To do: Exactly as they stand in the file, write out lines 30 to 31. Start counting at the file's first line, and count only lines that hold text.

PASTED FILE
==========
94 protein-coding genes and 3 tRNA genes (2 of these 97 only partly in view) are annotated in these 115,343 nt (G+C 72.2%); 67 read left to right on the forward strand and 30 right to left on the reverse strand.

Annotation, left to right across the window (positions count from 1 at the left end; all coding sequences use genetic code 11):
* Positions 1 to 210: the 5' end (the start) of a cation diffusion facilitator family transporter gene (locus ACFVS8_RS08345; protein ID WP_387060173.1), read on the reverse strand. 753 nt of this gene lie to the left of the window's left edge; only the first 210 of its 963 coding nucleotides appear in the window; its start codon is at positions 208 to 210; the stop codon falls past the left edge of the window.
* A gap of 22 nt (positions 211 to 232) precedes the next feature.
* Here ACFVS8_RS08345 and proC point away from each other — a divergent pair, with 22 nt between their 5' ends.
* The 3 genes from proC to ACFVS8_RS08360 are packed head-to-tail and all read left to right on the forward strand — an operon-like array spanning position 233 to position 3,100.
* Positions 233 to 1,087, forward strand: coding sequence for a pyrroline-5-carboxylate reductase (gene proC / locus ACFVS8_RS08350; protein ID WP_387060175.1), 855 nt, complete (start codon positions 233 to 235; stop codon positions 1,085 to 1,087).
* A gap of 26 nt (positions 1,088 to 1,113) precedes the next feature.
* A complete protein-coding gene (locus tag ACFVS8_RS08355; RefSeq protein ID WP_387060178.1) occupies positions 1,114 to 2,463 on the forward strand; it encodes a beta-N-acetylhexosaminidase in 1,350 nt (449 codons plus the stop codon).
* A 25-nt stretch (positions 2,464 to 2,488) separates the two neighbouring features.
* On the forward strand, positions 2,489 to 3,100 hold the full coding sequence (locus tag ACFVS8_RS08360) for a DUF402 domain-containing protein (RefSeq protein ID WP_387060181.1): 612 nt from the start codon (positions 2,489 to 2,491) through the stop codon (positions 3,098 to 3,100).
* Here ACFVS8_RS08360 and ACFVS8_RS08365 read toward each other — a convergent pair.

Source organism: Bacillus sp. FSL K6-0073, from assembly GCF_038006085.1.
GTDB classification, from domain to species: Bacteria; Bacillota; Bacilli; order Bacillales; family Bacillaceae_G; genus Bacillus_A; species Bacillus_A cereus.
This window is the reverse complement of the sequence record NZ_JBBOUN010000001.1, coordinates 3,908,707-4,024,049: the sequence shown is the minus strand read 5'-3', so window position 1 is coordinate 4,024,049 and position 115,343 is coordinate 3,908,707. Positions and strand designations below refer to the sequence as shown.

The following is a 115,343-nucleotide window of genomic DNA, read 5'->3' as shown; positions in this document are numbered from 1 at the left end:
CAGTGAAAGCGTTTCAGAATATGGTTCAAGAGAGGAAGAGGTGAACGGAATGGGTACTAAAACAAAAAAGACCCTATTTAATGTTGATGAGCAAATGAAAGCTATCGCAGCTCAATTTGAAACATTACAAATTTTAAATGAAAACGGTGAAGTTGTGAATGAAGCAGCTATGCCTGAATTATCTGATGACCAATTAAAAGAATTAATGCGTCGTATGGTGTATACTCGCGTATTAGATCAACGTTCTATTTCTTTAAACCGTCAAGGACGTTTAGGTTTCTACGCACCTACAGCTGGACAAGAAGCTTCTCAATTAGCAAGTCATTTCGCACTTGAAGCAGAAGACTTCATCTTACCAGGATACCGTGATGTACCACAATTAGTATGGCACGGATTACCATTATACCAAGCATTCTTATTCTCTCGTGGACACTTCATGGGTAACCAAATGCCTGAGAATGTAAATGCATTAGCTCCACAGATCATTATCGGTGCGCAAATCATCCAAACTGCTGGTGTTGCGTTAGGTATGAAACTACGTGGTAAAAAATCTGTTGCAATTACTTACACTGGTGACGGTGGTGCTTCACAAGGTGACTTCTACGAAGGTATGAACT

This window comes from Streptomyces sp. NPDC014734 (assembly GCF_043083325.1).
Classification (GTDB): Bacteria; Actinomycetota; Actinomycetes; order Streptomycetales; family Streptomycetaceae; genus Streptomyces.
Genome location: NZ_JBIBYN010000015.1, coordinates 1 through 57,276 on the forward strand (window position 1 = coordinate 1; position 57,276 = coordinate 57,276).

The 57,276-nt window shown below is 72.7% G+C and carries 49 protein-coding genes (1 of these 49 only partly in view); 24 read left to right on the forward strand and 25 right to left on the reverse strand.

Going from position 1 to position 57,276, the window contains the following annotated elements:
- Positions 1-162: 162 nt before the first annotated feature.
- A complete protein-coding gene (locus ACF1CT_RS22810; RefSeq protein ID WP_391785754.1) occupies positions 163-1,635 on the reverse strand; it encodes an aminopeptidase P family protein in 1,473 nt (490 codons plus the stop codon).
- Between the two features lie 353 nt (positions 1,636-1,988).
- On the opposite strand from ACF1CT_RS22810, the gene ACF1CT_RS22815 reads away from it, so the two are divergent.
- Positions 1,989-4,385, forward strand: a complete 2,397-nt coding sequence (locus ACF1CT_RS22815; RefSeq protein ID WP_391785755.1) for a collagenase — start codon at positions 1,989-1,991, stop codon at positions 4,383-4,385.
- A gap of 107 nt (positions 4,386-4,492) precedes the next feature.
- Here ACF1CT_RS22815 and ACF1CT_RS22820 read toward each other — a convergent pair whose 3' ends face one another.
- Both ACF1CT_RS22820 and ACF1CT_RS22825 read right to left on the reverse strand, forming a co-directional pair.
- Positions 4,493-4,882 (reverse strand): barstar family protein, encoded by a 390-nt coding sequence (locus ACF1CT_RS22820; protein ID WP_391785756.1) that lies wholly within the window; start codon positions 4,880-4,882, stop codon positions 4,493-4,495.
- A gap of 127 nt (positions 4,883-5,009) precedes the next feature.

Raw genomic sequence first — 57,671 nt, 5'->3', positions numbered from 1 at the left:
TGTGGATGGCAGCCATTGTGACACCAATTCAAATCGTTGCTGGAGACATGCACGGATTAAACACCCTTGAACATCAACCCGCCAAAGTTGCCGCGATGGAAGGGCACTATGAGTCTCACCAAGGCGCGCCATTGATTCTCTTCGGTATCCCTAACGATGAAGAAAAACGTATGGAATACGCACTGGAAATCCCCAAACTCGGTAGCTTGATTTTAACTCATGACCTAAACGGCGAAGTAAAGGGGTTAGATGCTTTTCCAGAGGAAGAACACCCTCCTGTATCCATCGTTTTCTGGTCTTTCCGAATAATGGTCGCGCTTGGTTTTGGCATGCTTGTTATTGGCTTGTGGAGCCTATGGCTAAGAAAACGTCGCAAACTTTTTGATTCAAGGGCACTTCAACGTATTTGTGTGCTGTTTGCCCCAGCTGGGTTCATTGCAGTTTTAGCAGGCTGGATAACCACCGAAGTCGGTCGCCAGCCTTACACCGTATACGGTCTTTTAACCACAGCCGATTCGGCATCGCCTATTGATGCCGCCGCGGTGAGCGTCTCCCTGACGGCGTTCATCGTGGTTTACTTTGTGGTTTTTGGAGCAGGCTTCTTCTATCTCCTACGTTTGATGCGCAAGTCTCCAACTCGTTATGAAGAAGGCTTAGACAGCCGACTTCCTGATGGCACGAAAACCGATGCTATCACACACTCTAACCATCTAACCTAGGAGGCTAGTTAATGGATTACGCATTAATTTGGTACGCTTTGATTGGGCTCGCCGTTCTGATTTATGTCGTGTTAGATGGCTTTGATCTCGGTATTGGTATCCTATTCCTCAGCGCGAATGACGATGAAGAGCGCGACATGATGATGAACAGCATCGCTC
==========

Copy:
- Both ACF1CT_RS22820 and ACF1CT_RS22825 read right to left on the reverse strand, forming a co-directional pair.
- Positions 4,493-4,882 (reverse strand): barstar family protein, encoded by a 390-nt coding sequence (locus ACF1CT_RS22820; protein ID WP_391785756.1) that lies wholly within the window; start codon positions 4,880-4,882, stop codon positions 4,493-4,495.